With the XXII Winter Olympic Games formally open in Sochi, Russia, the athletes who compete must turn their eyes to the sky to see how far the torch that is lighting the Olympic flame has traveled.
This torch, which has journeyed farther than any torch in Olympic relay history, arrived at Fisht Stadium in Sochi on the shores of the Black Sea. The traditional relay began in late September in Olympia, Greece. The torch, which in fact has been a succession of torches, traveled more than 40,000 miles through 2,900 towns and villages in 83 regions of Russia, to the top of Europe’s highest mountain, Mount Elbrus, in the western Caucasus mountain range, to the depths of Siberia’s Lake Baikal.
The symbol of peace, friendship, hope and understanding among the nations participating in the Olympic Games traveled by car, plane, reindeer and train, and by what arguably was its most unusual mode of transportation, a Russian Soyuz rocket that ferried it into space to the International Space Station, itself a symbol of peaceful international cooperation.
More than 14,000 people served as torchbearers during the relay, including Russian cosmonauts Mikhail Kornienko, who next year will launch with NASA astronaut Scott Kelly to spend one year on the station; Sergey Krikalev, head of the Gagarin Cosmonaut Training Center; and Valentina Tereshkova, the first woman to fly in space, who last year marked the 50th anniversary of her ground-breaking mission.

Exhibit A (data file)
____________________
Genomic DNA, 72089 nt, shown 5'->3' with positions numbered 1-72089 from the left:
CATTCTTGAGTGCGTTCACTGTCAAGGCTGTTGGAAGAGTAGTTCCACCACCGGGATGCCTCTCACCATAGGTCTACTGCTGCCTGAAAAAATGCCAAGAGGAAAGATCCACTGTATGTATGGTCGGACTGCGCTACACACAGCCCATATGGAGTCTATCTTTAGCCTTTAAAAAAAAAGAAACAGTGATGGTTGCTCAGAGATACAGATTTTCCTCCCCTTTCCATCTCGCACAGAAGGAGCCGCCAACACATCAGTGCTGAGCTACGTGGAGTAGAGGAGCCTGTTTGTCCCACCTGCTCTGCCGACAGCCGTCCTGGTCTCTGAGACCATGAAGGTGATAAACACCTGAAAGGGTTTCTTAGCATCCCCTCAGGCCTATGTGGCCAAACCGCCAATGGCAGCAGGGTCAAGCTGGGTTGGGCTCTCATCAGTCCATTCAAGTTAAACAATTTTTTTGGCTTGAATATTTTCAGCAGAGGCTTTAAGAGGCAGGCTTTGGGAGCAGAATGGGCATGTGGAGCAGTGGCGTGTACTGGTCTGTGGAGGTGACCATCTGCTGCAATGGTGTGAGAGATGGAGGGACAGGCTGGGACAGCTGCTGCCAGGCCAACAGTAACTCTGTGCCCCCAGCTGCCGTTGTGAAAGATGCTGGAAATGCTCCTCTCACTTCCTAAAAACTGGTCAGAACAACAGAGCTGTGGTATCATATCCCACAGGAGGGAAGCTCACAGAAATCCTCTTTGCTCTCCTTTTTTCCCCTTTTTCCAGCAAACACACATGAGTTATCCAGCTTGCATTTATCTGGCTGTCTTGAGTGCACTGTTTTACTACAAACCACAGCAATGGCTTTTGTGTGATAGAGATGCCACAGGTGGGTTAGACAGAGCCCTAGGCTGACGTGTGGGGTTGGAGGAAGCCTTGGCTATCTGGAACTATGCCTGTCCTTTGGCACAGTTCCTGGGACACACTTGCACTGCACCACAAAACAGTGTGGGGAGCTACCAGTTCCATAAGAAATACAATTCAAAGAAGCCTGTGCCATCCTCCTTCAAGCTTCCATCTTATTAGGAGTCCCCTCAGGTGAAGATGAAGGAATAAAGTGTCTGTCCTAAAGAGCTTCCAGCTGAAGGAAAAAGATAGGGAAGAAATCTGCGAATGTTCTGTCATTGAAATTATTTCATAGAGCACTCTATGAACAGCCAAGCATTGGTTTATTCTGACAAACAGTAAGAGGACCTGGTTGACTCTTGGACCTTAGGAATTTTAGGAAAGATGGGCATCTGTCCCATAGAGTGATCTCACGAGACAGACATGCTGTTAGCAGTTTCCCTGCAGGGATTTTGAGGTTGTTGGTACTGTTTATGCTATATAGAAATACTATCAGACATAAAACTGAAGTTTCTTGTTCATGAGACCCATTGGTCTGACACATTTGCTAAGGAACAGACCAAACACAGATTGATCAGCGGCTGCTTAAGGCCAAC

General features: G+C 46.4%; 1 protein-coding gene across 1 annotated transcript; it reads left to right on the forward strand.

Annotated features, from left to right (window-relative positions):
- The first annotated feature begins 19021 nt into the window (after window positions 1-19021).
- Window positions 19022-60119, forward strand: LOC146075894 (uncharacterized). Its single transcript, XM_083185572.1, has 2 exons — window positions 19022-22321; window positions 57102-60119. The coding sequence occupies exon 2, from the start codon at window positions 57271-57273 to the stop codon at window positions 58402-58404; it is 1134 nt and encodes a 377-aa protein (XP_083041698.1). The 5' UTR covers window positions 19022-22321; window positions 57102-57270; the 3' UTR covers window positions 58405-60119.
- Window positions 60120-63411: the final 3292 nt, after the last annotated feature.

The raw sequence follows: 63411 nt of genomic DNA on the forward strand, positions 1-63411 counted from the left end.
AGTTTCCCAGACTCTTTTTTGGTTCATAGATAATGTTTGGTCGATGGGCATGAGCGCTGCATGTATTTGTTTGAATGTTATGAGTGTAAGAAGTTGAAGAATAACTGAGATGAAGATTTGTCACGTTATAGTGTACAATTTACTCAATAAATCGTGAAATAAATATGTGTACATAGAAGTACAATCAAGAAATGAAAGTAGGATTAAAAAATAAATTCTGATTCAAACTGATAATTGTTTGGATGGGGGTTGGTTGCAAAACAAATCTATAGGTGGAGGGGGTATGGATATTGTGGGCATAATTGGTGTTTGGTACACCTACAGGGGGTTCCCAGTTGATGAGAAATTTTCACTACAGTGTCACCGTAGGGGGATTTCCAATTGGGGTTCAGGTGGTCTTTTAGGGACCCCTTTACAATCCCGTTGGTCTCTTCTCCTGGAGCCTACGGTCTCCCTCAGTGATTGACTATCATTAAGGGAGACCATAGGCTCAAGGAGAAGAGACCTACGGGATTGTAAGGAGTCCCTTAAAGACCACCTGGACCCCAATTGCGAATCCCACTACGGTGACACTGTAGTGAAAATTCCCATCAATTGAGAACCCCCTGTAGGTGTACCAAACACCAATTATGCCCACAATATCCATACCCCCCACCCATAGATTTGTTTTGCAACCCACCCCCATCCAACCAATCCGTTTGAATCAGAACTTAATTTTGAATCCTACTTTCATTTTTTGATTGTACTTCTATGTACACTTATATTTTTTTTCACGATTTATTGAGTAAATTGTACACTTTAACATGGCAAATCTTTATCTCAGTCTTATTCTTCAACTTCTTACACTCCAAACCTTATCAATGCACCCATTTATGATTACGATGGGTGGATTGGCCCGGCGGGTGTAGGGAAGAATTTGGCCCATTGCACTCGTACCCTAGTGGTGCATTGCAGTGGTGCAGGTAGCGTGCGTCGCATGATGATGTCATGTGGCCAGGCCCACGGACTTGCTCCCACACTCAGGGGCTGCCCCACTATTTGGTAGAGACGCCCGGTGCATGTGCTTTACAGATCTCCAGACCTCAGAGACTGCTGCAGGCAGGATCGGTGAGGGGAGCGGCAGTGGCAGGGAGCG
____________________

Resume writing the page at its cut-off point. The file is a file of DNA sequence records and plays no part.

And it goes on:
But it was Soyuz Commander Mikhail Tyurin of the Russian Federal Space Agency (Roscosmos), Rick Mastracchio of NASA and Koichi Wakata of the Japan Aerospace Exploration Agency who made the longest – and fastest — leg of the relay, carrying the torch 260 miles into space at speeds up to 17,500 mph, launching Nov. 7 from the Baikonur Cosmodrome in Kazakhstan.
Six hours after launch, the Soyuz docked to the Rassvet module on the Earth-facing port of the Russian segment of the complex. Two hours later, hatches opened between the Soyuz and the station, enabling Tyurin and his Soyuz crewmates to float inside and present the torch to the six Expedition 37 crew members residing on the orbiting laboratory.
Two days later, on Nov. 9, Expedition 37 Flight Engineers Oleg Kotov and Sergey Ryazanskiy of Roscosmos suited up in Russian Orlan spacesuits and floated out of the Pirs airlock, carrying the torch with them for a high-flying photo opportunity at the beginning of a 5-hour, 50-minute spacewalk to prepare the Russian segment components for future assembly work.
Back inside after the spacewalk, the torch was used by Kotov as he ran with it on a treadmill exercise device to simulate a marathon. It also was used to document a mock relay by the nine Russian, U.S., Japanese and European crew members on board as each three-person crew took turns floating with the torch down the length of the massive outpost.
Finally, it was time to pack up the torch for its trip home. Expedition 37 Commander Fyodor Yurchikhin of Roscosmos, NASA astronaut Karen Nyberg and European Space Agency astronaut Luca Parmitano climbed into their Soyuz spacecraft with the torch safely stowed away on Nov. 11 and undocked from the station. Just hours later, they made a parachute-assisted landing on the steppe of Kazakhstan southwest of the city of Karaganda, bringing home the symbol of the Olympics and handing it off to Russian space officials to enable it to resume its land-based journey toward its final destination –Sochi.
As the torch is used to light the Olympic flame in Sochi, and symbolizes harmony and goodwill throughout the games, the space station will remain one of the brightest objects in the night sky, a beacon of international cooperation and research providing tangible benefits for all humanity. (www.NASA.gov)
Update: This post was edited to update the video format and omit featured image previously posted.